A Swiss-made solar-powered aircraft has made a successful inaugural flight as its makers prepare for what they hope will be the first round-the-world solar flight.
The Solar Impulse 2 team said the aircraft spent 2 hours and 17 minutes in the air above western Switzerland early Monday. They plan several other flights over the coming months.
When it was unveiled in April, the company said it's an advancement on the Solar Impulse 1, which flew across the United States last summer and across Europe to Morocco in 2012. The first plane was described as a flying laboratory; the new version was built for a journey.
The Solar Impulse 2 is a bigger and better version of a single-seat prototype that first took flight five years ago. The updated cabin will have business class seats and a virtual co-pilot that will alert the pilot of issues.
The plane soaks up energy from the sun through some 17,200 solar cells that cover its massive wings, which span 72 meters (236 feet). Bertrand Piccard and Andre Borschberg, the project's founders, say it theoretically can stay airborne indefinitely.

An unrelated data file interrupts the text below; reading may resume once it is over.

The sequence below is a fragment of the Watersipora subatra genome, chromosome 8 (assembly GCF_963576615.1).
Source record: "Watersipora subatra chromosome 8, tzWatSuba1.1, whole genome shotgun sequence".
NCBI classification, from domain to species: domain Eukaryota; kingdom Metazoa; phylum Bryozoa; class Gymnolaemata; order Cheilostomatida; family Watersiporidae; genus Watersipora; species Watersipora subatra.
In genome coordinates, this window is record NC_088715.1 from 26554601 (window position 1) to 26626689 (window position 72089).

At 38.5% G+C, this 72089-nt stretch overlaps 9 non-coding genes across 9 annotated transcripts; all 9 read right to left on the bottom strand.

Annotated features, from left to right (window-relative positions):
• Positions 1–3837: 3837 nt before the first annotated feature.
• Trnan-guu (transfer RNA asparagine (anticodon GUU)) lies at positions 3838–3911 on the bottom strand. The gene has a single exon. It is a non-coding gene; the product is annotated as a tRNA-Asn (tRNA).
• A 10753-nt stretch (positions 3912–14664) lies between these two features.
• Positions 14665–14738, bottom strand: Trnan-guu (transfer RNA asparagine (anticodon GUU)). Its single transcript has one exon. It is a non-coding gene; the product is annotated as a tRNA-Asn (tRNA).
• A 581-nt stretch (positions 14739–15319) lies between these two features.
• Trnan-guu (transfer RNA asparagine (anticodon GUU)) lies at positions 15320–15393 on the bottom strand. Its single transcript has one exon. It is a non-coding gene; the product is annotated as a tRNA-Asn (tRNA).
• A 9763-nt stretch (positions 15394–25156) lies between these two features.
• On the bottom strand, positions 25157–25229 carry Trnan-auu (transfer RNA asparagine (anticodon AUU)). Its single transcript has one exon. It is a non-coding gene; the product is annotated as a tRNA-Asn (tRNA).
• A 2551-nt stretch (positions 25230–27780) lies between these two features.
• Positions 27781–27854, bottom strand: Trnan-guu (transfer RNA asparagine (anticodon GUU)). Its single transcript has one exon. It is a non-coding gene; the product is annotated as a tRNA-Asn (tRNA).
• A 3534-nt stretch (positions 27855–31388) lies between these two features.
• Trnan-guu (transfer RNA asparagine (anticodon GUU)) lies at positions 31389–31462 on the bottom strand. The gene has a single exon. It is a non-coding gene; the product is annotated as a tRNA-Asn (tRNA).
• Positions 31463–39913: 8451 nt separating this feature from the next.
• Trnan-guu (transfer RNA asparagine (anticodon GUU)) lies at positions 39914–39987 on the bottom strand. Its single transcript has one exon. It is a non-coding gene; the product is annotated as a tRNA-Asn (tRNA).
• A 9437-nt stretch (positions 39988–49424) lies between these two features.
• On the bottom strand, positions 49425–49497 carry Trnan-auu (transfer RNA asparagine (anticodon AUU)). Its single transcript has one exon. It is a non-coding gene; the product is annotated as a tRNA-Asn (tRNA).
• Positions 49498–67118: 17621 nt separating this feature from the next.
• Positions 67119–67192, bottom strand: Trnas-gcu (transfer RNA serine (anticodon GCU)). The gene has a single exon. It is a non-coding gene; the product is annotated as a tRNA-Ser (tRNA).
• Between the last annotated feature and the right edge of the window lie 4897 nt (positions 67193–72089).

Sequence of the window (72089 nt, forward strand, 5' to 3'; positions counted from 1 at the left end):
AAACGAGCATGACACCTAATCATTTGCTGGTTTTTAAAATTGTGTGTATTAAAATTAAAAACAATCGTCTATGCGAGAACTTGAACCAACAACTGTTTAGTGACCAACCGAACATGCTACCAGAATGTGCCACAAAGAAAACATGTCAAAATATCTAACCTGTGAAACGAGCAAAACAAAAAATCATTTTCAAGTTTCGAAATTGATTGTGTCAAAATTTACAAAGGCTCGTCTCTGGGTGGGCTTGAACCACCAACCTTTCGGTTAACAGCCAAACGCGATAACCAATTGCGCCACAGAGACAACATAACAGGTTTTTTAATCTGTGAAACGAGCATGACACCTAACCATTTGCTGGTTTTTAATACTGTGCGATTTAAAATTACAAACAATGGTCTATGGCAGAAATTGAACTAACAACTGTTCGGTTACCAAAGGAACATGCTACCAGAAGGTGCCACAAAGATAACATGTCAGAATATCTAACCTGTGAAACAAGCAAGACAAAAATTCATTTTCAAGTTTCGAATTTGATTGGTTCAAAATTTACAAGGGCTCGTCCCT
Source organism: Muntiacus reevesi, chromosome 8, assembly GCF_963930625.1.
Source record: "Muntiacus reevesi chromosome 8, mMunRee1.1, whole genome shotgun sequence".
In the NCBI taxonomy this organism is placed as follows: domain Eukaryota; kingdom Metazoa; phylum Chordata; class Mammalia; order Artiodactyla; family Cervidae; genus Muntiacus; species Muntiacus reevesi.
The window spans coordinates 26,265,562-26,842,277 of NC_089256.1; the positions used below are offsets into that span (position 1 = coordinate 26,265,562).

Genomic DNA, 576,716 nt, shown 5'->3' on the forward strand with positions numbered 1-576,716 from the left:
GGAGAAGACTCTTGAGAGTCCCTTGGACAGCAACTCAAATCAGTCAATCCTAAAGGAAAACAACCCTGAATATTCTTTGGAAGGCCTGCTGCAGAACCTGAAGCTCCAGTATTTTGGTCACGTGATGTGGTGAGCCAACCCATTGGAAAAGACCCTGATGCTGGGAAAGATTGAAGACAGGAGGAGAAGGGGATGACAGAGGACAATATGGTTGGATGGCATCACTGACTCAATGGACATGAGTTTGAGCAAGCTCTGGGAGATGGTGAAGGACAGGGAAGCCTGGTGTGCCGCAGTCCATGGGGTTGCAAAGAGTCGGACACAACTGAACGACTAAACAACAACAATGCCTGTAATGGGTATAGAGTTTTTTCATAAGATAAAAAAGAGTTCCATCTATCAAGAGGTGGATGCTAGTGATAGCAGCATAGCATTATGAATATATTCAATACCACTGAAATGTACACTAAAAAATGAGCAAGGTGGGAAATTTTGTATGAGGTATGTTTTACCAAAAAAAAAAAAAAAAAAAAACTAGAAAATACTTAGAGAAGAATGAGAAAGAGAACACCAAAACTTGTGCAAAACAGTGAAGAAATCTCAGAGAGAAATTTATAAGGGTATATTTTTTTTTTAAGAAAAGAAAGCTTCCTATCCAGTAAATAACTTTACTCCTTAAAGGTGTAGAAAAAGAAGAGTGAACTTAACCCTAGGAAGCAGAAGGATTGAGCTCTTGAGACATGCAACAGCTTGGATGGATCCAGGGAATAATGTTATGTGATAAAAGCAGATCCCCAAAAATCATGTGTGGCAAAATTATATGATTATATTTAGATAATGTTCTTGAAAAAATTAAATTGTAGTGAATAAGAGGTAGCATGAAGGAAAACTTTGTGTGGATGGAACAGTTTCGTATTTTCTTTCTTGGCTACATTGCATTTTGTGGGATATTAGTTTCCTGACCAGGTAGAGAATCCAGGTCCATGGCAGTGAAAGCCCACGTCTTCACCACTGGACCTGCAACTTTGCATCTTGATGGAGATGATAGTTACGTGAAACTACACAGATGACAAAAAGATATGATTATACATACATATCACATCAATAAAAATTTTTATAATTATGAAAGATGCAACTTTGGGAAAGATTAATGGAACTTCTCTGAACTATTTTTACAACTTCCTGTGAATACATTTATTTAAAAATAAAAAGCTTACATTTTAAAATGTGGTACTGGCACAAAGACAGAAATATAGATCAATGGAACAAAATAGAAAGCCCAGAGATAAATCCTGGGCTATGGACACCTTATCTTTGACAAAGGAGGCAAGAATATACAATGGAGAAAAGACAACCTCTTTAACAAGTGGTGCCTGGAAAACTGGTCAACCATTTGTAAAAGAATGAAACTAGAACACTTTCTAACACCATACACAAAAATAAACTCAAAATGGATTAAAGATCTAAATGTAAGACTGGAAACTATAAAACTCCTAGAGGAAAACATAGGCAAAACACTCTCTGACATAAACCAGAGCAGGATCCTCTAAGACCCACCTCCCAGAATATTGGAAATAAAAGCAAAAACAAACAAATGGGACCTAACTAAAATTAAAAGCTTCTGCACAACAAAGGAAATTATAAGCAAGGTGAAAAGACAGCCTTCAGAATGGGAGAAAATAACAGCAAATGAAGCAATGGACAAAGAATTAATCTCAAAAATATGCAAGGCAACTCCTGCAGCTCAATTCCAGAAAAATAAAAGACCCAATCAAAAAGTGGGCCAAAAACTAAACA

The company hopes to raise awareness of the different types of sustainable technologies that could be applied to everyday life, while inspiring innovation.
"We believe if we can demonstrate this in the air, where it is the most difficult to do, people will understand that they can also use the same technologies for their daily lives," Piccard told CBS News in an interview last summer.
The Solar Impulse 2 is scheduled to fly through several countries, including China and the U.S. Piccard and Borschberg hope to fly the aircraft around the world next year between April and July. Borschberg estimates that the trip will take 20 days, spread over several months.